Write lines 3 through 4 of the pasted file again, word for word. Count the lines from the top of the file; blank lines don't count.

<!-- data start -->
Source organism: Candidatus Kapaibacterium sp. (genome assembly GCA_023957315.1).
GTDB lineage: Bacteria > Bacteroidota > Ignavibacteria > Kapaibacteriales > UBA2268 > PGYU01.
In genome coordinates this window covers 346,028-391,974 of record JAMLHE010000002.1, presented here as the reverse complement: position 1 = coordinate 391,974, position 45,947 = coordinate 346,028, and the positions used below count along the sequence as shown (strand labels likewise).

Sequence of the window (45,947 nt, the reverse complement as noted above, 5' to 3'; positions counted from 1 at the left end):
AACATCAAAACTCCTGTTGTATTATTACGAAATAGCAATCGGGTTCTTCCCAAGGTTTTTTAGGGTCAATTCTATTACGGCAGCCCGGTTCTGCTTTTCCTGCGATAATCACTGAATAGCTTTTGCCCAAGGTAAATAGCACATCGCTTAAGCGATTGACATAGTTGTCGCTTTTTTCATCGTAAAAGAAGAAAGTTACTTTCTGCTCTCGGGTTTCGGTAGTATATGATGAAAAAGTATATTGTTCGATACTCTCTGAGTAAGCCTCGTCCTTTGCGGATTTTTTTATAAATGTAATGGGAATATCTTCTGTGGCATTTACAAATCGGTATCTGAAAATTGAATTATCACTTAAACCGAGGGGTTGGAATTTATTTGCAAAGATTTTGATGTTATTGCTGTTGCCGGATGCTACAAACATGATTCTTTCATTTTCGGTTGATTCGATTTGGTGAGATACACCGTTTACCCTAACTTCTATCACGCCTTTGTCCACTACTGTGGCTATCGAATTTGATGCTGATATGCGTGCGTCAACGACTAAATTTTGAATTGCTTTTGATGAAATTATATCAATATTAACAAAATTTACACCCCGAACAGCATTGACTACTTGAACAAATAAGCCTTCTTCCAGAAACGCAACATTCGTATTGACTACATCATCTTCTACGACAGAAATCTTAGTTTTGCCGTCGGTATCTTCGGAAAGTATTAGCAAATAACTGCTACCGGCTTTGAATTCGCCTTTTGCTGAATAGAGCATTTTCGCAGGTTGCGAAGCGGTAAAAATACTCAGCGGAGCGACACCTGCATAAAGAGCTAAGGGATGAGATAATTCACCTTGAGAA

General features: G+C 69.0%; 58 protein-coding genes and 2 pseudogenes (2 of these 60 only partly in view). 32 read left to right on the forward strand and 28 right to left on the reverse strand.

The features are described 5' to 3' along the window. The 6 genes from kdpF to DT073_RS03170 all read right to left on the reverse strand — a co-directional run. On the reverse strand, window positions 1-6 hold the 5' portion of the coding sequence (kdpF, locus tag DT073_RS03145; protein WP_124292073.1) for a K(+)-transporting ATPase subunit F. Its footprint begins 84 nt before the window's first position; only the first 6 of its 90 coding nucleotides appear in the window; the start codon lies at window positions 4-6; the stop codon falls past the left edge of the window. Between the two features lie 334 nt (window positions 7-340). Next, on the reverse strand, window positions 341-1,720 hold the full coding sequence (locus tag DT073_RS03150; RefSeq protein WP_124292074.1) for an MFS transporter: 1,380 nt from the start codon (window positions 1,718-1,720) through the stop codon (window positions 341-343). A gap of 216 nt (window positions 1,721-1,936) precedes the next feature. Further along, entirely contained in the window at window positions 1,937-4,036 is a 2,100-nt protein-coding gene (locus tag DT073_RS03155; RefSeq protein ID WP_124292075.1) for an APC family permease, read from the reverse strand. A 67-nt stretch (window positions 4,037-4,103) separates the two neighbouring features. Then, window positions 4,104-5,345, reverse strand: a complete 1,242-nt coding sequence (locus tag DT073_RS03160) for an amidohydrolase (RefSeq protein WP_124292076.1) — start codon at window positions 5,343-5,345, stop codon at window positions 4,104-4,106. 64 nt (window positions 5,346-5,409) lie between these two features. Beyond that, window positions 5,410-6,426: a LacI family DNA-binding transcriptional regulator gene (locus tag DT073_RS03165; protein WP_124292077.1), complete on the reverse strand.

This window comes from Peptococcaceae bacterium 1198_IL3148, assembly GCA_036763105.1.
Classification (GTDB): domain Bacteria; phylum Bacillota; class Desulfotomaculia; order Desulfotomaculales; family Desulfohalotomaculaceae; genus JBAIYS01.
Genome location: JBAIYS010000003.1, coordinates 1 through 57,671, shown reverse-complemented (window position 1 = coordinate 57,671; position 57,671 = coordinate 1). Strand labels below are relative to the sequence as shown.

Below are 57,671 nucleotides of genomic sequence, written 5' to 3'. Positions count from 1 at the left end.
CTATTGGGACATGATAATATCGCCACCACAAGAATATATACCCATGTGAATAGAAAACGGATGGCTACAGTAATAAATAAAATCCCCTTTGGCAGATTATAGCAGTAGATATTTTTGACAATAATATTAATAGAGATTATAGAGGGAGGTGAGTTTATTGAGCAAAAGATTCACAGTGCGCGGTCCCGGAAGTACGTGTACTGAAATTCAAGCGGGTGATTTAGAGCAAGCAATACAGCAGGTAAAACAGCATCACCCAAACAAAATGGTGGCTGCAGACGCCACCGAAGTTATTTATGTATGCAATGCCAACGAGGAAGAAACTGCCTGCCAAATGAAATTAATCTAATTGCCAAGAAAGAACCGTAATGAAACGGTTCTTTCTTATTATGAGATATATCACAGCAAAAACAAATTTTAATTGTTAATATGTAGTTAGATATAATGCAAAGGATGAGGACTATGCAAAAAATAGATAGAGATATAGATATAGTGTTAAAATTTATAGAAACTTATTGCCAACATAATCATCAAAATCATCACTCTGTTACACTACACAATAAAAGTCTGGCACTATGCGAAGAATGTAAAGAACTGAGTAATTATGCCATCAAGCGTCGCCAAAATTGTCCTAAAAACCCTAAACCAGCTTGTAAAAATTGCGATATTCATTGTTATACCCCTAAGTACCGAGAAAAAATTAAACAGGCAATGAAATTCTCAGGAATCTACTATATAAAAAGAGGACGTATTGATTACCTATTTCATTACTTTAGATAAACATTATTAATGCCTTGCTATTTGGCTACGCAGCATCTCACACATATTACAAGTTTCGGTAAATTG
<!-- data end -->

In genome coordinates this window covers 346,028-391,974 of record JAMLHE010000002.1, presented here as the reverse complement: position 1 = coordinate 391,974, position 45,947 = coordinate 346,028, and the positions used below count along the sequence as shown (strand labels likewise).

Sequence of the window (45,947 nt, the reverse complement as noted above, 5' to 3'; positions counted from 1 at the left end):